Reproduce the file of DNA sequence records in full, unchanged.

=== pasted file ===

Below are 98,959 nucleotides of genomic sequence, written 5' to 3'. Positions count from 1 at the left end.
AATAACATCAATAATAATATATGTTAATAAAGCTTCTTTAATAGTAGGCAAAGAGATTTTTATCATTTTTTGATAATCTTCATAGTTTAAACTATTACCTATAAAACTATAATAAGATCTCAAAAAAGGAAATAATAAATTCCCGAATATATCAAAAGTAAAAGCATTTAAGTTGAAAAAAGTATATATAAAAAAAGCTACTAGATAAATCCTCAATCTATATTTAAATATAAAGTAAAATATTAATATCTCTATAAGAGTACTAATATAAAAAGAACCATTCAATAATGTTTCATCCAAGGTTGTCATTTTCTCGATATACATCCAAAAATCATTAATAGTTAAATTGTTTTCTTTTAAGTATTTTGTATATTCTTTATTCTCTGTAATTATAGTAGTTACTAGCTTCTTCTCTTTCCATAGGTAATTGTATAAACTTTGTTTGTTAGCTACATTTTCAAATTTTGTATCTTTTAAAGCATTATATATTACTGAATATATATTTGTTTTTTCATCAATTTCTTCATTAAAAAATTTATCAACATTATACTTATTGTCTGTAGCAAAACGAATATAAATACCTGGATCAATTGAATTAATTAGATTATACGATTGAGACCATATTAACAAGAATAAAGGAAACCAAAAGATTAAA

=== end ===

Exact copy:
Below are 98,959 nucleotides of genomic sequence, written 5' to 3'. Positions count from 1 at the left end.
AATAACATCAATAATAATATATGTTAATAAAGCTTCTTTAATAGTAGGCAAAGAGATTTTTATCATTTTTTGATAATCTTCATAGTTTAAACTATTACCTATAAAACTATAATAAGATCTCAAAAAAGGAAATAATAAATTCCCGAATATATCAAAAGTAAAAGCATTTAAGTTGAAAAAAGTATATATAAAAAAAGCTACTAGATAAATCCTCAATCTATATTTAAATATAAAGTAAAATATTAATATCTCTATAAGAGTACTAATATAAAAAGAACCATTCAATAATGTTTCATCCAAGGTTGTCATTTTCTCGATATACATCCAAAAATCATTAATAGTTAAATTGTTTTCTTTTAAGTATTTTGTATATTCTTTATTCTCTGTAATTATAGTAGTTACTAGCTTCTTCTCTTTCCATAGGTAATTGTATAAACTTTGTTTGTTAGCTACATTTTCAAATTTTGTATCTTTTAAAGCATTATATATTACTGAATATATATTTGTTTTTTCATCAATTTCTTCATTAAAAAATTTATCAACATTATACTTATTGTCTGTAGCAAAACGAATATAAATACCTGGATCAATTGAATTAATTAGATTATACGATTGAGACCATATTAACAAGAATAAAGGAAACCAAAAGATTAAA